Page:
Yogurt-making at home, Part II: Incubation

(Part I) (Part III) (Part IV)

This is the second in a series of posts about making yogurt at home. The first post ended with a very brief description of the yogurt-making process. Milk is scalded to denature its proteins; then it’s allowed to cool to a safe temperature before adding a starter culture. At this point, the yogurt must be held at a temperature of about 110 degrees for a period of 8–12 hours. That temperature allows the bacterial culture to multiply, turning your milk into yogurt.

A stand-alone yogurt maker, or the yogurt function on an electric multi-cooker like an Instant Pot, is designed to hold that 110-degree temperature.

I first made yogurt using a stand-alone yogurt maker. Later, when I bought my first Instant Pot, I gave my yogurt-maker away, thinking I no longer needed it. There are some benefits to making yogurt in the Instant Pot, but for other reasons I eventually decided I liked a stand-alone yogurt maker, and I recently bought a new one and went back to that method.

Stand-alone yogurt makers are very inexpensive, even when purchased new. You can also find them at yard sales or thrift stores; a yogurt-maker is exactly the type of thing that might be received as a gift and left more or less unused.

There are two types of stand-alone yogurt makers. One kind incubates yogurt in individual, single-serving jars. The other type incubates yogurt in bulk (typically, a quart at a time). Which type you use is up to you — but if you plan to strain your yogurt, converting it into Greek yogurt, you’ll probably have to do that in a big batch anyway, so you might as well make the yogurt in bulk and then parcel it into individual servings later, after it’s been strained. Both of my yogurt-makers have been bulk machines.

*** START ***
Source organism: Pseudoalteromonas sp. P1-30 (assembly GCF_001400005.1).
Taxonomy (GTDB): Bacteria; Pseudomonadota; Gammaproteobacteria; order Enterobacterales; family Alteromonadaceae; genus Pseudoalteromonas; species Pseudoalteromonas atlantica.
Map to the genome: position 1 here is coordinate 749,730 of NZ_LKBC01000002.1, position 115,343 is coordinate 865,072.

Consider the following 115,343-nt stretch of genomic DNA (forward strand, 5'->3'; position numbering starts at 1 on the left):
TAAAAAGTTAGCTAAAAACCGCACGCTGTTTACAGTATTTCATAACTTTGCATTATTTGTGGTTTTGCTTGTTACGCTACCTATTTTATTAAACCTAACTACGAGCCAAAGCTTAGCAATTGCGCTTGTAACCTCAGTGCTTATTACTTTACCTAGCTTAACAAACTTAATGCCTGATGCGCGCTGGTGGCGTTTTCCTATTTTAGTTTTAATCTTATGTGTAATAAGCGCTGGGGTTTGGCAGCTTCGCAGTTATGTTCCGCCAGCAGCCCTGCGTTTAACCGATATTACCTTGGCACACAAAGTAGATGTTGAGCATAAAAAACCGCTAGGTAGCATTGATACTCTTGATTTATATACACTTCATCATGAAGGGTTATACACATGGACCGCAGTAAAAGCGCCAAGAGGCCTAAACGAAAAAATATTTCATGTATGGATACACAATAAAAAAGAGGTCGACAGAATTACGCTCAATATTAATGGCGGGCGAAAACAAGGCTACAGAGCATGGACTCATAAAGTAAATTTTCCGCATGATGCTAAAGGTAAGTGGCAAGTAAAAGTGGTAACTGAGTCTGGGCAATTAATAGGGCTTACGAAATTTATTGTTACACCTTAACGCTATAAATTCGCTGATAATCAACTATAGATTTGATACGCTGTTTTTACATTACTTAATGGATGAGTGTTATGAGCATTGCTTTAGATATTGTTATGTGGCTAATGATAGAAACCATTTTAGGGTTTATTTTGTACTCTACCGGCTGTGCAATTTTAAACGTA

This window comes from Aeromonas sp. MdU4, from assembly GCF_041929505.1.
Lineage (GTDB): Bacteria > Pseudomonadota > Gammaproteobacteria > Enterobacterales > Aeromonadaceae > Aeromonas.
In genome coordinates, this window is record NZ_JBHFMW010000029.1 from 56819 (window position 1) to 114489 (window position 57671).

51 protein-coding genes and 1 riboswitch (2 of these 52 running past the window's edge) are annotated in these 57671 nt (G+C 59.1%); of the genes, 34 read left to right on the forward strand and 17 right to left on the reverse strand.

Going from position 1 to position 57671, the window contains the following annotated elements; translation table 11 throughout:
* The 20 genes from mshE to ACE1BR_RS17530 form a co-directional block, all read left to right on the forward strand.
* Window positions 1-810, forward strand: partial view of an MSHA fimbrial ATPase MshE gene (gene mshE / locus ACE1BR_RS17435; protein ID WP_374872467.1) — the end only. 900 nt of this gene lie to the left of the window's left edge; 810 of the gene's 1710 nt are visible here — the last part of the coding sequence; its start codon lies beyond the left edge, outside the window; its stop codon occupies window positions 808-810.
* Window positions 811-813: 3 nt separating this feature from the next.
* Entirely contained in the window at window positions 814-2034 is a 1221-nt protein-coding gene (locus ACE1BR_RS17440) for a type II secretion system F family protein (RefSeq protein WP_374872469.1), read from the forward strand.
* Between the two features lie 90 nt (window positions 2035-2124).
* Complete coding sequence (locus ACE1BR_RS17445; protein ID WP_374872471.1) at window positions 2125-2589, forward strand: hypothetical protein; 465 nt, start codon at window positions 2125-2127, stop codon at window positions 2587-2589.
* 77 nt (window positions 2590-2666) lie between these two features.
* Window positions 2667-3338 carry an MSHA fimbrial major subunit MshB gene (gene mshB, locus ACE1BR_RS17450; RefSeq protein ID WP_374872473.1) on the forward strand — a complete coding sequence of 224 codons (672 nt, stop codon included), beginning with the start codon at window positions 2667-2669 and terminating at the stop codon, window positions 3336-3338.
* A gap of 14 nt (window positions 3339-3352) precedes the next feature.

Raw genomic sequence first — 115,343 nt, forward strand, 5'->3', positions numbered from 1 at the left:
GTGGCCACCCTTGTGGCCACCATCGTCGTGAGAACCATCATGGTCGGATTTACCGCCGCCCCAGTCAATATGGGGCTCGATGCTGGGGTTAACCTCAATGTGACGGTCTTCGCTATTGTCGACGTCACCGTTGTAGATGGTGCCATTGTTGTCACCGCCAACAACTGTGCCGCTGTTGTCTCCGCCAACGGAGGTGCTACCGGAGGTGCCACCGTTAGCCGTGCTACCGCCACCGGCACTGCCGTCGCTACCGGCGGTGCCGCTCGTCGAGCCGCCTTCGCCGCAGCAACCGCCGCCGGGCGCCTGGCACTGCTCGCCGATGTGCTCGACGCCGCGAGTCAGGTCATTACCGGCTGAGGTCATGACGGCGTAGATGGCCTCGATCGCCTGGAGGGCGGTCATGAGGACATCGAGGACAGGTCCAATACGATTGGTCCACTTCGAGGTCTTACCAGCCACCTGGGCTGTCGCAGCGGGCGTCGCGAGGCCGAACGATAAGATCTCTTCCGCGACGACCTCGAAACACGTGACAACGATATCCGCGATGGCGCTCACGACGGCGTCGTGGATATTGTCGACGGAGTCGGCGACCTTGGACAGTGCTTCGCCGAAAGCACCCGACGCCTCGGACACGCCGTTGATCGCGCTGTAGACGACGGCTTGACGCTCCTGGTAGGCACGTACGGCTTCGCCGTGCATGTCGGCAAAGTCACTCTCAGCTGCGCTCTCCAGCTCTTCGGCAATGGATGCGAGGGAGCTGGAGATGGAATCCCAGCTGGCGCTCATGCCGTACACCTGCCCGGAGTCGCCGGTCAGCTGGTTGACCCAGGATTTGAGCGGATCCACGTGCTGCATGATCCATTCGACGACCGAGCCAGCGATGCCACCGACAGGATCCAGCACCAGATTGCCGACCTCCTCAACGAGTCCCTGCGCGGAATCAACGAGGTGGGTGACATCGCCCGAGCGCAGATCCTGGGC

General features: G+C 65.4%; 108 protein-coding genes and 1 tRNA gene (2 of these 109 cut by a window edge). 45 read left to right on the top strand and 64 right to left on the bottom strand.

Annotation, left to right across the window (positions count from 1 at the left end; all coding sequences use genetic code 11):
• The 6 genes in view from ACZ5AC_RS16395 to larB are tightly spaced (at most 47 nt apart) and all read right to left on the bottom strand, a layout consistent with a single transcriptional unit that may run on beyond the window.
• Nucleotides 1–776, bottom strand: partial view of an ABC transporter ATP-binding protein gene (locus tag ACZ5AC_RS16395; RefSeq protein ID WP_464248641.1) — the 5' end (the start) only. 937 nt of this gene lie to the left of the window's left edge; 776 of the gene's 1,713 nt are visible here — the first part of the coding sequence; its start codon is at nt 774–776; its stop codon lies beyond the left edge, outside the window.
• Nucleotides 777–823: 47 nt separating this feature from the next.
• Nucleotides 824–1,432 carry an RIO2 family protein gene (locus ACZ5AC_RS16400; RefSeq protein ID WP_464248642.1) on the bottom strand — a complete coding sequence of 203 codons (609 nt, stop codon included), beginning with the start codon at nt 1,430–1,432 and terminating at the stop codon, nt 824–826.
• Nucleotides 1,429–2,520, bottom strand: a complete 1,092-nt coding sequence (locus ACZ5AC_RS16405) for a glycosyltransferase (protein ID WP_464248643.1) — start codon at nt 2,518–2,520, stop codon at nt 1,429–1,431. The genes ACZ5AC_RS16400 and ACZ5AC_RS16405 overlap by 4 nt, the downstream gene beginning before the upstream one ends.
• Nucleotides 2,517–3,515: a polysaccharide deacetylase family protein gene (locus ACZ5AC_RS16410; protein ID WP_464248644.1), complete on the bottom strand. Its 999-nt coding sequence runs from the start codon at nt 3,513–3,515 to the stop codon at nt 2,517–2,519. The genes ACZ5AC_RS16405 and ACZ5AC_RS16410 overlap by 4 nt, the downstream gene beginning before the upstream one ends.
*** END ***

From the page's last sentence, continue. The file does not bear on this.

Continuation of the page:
One advantage of the individual-jar machines is that people who like to flavor their yogurt at the beginning of the process — before incubating it — can flavor individual jars separately. I always flavor my yogurt after the fact, so this isn’t an issue for me. If you do individually-flavored jars, you should leave one jar plain so that you can get your starter culture (for the next batch) out of that jar, or in case you need plain yogurt for a recipe. You can always flavor that last jar right before eating it.

There’s another type of yogurt-maker you can buy which is not an appliance and which does not require electricity. The YogoTherm and other such devices are actually sort of glorified thermoses. They are designed to keep yogurt warm by insulating it. I’d like to try one of these, but I haven’t yet. The online information seems to indicate that they’re good for incubation times of 8 hours, which for me would be on the short side, but would certainly be sufficient to produce a good product. And there are benefits to not having to plug in an appliance. You could set the insulated container somewhere out of the way — and if it’s a warm place, like the top of the fridge, that would be a little insurance.